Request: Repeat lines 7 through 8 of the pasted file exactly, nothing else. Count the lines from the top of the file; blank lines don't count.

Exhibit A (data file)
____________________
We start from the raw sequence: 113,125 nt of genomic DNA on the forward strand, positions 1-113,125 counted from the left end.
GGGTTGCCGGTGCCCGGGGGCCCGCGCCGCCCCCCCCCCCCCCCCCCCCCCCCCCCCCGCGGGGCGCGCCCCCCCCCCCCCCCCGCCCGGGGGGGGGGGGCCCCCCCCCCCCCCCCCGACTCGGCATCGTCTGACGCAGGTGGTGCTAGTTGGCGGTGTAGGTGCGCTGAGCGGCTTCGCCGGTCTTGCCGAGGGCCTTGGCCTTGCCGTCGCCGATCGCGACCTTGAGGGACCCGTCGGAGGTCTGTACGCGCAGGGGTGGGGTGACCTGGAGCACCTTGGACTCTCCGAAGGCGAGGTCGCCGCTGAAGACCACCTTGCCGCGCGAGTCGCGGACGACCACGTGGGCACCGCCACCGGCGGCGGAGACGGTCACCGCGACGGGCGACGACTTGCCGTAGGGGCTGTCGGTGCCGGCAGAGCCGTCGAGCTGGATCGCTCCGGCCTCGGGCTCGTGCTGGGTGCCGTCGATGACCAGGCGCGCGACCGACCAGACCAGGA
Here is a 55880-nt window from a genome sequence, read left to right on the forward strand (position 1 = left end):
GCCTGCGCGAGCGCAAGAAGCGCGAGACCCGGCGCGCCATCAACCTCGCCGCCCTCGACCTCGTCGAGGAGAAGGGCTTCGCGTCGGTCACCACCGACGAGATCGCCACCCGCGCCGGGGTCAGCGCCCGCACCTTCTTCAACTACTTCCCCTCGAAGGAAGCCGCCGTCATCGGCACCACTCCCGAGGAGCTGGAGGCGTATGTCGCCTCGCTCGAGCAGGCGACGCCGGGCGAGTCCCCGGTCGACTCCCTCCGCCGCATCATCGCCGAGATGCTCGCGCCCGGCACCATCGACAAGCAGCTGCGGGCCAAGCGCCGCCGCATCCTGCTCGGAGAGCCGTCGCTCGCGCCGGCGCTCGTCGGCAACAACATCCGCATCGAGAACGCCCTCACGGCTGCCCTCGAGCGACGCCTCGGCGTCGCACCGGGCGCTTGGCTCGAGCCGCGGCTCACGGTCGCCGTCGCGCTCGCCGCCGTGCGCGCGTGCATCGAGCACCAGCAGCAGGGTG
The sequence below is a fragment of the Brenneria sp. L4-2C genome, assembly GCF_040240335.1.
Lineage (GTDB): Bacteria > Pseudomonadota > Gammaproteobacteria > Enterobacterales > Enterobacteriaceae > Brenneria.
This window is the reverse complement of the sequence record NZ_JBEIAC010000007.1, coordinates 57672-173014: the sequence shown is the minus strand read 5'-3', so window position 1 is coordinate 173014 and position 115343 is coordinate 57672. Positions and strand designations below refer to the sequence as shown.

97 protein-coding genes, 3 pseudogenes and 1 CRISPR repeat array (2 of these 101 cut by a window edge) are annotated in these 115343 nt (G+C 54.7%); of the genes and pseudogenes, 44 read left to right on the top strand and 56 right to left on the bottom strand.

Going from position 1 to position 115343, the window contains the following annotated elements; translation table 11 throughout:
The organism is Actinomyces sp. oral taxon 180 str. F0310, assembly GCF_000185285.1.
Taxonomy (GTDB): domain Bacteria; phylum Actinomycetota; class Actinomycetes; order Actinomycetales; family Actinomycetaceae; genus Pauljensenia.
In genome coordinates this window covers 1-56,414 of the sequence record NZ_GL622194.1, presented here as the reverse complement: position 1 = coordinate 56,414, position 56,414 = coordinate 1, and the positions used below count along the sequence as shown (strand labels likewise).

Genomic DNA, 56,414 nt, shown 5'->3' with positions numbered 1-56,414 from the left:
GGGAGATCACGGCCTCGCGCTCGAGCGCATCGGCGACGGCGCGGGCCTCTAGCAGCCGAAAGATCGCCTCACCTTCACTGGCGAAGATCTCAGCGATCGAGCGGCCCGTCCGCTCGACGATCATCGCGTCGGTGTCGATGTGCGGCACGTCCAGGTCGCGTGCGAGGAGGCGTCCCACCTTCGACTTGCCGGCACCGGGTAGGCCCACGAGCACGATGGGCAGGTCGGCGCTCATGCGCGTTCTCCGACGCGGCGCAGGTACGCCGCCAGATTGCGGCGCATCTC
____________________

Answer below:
This window is the reverse complement of the sequence record NZ_JBEIAC010000007.1, coordinates 57672-173014: the sequence shown is the minus strand read 5'-3', so window position 1 is coordinate 173014 and position 115343 is coordinate 57672. Positions and strand designations below refer to the sequence as shown.

97 protein-coding genes, 3 pseudogenes and 1 CRISPR repeat array (2 of these 101 cut by a window edge) are annotated in these 115343 nt (G+C 54.7%); of the genes and pseudogenes, 44 read left to right on the top strand and 56 right to left on the bottom strand.